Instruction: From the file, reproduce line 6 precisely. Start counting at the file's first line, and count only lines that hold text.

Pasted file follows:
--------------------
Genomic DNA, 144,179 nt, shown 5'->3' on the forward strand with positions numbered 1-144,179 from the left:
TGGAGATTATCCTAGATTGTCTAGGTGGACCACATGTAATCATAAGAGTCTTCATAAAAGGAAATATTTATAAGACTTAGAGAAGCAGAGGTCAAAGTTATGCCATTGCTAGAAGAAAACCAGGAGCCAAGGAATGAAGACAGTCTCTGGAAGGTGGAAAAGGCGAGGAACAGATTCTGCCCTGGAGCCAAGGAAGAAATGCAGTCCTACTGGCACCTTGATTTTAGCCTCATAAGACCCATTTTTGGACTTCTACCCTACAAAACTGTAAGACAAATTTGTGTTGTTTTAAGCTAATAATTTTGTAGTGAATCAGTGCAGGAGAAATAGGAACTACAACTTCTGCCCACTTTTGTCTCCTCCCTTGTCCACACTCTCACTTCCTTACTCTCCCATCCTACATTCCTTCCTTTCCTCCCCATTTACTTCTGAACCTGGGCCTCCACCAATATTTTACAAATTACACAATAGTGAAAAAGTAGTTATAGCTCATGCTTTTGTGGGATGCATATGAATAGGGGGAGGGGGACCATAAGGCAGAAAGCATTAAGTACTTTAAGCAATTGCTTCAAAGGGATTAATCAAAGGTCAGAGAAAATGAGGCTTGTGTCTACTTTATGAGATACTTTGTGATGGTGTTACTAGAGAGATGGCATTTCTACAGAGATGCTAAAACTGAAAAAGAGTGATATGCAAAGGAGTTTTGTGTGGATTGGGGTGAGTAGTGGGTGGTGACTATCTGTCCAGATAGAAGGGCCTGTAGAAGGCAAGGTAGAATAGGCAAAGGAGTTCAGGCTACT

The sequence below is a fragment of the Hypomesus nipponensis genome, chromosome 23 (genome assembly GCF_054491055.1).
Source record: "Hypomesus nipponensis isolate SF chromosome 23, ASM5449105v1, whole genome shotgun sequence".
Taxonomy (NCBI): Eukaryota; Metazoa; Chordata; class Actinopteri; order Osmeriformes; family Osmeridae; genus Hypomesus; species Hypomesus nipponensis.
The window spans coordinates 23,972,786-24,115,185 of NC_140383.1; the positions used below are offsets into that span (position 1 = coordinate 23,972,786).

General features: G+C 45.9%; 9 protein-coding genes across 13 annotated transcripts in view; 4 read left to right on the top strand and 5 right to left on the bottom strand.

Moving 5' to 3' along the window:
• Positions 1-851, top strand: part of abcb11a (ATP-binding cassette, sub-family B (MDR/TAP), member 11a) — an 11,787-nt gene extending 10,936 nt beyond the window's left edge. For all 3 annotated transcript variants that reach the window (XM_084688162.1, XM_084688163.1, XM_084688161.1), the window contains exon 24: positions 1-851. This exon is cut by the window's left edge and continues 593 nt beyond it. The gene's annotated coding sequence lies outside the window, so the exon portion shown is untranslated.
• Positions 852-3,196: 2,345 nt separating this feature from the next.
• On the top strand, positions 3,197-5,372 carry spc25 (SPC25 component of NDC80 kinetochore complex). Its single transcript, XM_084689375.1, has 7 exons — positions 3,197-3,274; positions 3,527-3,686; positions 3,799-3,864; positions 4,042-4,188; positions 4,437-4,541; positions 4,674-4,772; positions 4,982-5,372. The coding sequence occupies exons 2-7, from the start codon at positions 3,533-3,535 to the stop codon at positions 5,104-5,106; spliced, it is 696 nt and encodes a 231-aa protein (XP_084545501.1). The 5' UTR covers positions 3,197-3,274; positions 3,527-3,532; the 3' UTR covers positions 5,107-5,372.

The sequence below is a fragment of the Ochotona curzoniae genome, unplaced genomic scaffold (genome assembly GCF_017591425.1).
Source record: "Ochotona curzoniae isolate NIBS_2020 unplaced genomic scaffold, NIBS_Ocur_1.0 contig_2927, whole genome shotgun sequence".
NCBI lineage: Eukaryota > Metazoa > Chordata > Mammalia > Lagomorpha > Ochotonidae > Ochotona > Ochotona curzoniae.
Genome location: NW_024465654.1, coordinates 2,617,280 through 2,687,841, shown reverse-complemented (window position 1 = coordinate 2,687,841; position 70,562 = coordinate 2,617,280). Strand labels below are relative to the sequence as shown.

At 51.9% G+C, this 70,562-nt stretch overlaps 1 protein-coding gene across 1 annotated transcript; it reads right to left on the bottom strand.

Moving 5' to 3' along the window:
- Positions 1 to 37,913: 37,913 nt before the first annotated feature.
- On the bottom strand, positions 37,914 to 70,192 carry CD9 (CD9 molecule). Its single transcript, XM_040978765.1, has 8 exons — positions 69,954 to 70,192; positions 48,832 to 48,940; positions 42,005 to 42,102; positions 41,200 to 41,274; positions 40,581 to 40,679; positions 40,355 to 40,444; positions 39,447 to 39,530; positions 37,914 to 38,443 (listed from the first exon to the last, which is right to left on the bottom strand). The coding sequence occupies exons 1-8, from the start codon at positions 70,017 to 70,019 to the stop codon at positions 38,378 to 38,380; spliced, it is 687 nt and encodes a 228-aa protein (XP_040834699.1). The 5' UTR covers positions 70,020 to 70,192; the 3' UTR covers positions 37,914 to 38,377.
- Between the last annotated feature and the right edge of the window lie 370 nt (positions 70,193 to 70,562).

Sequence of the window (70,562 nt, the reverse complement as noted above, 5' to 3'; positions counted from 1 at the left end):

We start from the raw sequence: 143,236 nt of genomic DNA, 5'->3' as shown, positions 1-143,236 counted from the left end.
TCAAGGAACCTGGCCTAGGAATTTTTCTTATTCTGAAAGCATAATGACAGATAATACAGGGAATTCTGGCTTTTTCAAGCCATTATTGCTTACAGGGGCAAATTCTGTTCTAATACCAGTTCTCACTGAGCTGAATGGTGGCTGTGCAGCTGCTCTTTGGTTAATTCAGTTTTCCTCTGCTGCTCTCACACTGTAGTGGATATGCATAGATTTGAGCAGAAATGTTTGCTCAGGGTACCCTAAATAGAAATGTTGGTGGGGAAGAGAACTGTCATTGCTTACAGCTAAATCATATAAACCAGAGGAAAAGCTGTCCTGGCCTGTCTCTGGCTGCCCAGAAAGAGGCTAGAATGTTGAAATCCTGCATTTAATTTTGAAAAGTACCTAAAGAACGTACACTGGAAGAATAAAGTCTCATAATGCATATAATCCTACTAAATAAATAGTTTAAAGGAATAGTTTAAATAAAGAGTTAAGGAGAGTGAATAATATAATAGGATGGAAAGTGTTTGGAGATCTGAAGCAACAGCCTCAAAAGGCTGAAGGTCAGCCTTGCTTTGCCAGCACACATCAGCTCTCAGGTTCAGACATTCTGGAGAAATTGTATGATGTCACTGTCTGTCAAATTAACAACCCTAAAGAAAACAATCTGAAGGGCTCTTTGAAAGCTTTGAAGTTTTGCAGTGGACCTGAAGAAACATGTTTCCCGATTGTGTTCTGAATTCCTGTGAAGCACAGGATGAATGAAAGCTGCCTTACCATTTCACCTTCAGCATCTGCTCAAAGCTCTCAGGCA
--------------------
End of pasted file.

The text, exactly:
The window spans coordinates 23,972,786-24,115,185 of NC_140383.1; the positions used below are offsets into that span (position 1 = coordinate 23,972,786).